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Passing An Important Message: WWII Veteran Janet Higgins' Honor Flight

By Brian Donathan, Acts Communications Manager

More than 30 years had passed since Janet Higgins last sat on the steps of the Lincoln Memorial gazing out at one of the most breathtaking views in the United States.

For nearly two years beginning in 1944, she walked past the iconic site almost daily, but even then the significance was not lost on the 22-year-old from Chicago.

"Every day I walked by the memorial I took time to stand sideways and look at it before I moved on," she says.

At the height of World War II, Janet's daily route past Old Abe took her from her barracks to the Commander in Chief of the Atlantic Fleet's headquarters, where the WAVES Yeoman 3rd Class handled incoming intelligence from the front.

WAVES (Women Accepted for Volunteer Emergency Service) was a division of the U.S. Naval Reserve established in 1942 to get women involved in the war at home and to free up men to go overseas.

Stationed in the nation's capital, Janet served a critical and often overlooked role in the war effort.

Her job, and the top secret clearance that came with it, called on her to handle information about missions and battles overseas long before any of it found its way into newspapers or even history books.

"Loss of ships, damage to enemy ships, how many planes went out on missions... how many did not come back," Janet says in describing the intelligence that passed through her hands.

The Brittany Pointe Estates resident recalls seeing information from the front that impacted those she cared about.

"I had a close friend whose husband was a torpedo plane pilot, and whenever I saw something like that… so many planes took off, all but two came back, I used to wonder if her husband was alright," she says.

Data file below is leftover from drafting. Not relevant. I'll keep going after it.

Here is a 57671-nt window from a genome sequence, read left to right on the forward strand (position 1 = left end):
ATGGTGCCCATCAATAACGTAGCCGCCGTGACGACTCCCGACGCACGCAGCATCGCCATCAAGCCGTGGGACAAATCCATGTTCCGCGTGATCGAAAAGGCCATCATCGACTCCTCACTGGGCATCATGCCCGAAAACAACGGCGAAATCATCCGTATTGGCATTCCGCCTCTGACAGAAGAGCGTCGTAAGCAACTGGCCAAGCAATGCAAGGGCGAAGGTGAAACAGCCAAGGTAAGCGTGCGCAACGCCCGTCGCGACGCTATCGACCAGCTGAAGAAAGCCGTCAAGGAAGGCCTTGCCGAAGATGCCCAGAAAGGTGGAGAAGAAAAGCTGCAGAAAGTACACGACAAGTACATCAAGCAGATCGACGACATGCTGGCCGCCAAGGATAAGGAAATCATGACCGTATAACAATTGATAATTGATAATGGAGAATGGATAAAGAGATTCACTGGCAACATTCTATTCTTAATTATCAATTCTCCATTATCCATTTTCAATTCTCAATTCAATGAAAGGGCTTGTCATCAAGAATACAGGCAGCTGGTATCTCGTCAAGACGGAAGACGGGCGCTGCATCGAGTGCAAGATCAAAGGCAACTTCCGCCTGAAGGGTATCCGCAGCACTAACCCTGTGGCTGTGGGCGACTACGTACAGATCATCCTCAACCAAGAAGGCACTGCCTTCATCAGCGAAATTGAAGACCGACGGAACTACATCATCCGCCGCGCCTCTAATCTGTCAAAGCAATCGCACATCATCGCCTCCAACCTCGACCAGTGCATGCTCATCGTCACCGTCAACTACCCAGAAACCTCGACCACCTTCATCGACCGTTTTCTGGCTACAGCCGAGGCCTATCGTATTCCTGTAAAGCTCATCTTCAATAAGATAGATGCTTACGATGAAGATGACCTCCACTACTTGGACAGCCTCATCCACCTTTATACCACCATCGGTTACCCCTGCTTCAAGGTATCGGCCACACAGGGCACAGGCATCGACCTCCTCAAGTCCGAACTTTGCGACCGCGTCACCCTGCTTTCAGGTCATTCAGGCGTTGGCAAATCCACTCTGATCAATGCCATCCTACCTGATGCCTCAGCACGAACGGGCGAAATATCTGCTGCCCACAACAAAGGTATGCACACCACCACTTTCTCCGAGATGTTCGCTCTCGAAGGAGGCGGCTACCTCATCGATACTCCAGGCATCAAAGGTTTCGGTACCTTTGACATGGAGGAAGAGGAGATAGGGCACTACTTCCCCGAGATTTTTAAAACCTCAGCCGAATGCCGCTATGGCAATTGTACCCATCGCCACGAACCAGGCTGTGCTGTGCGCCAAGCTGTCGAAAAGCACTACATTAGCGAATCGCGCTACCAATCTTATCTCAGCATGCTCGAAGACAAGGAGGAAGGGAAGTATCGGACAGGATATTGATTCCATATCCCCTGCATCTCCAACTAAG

"I couldn't say anything to my friend. You just put your hands together and pray he wasn't one of the ones who was lost."

Thankfully, her friend's husband returned home to his loved ones.

Janet handed over her last piece of top secret intelligence when her service in WAVES came to an end in March 1946.

Seventy years later, she went back to Washington to pass along one more significant message.

While taking part in the Honor Flight, Janet, now 95, joined a fellow veteran in placing a wreath at the Tomb of the Unknown Soldier at Arlington National Cemetery.

The message was clear; Thank you to all who served, especially to women like Janet who paved the way for future generations.

"It was a humbling experience," she says.

And just as the significance of the Lincoln Memorial was not lost on a young woman doing her job during a pivotal moment in the nation's history, Janet's daughter Barbara took note of the tribute to her mother's service.

"It was a beautiful salute," she says. "It was really moving."

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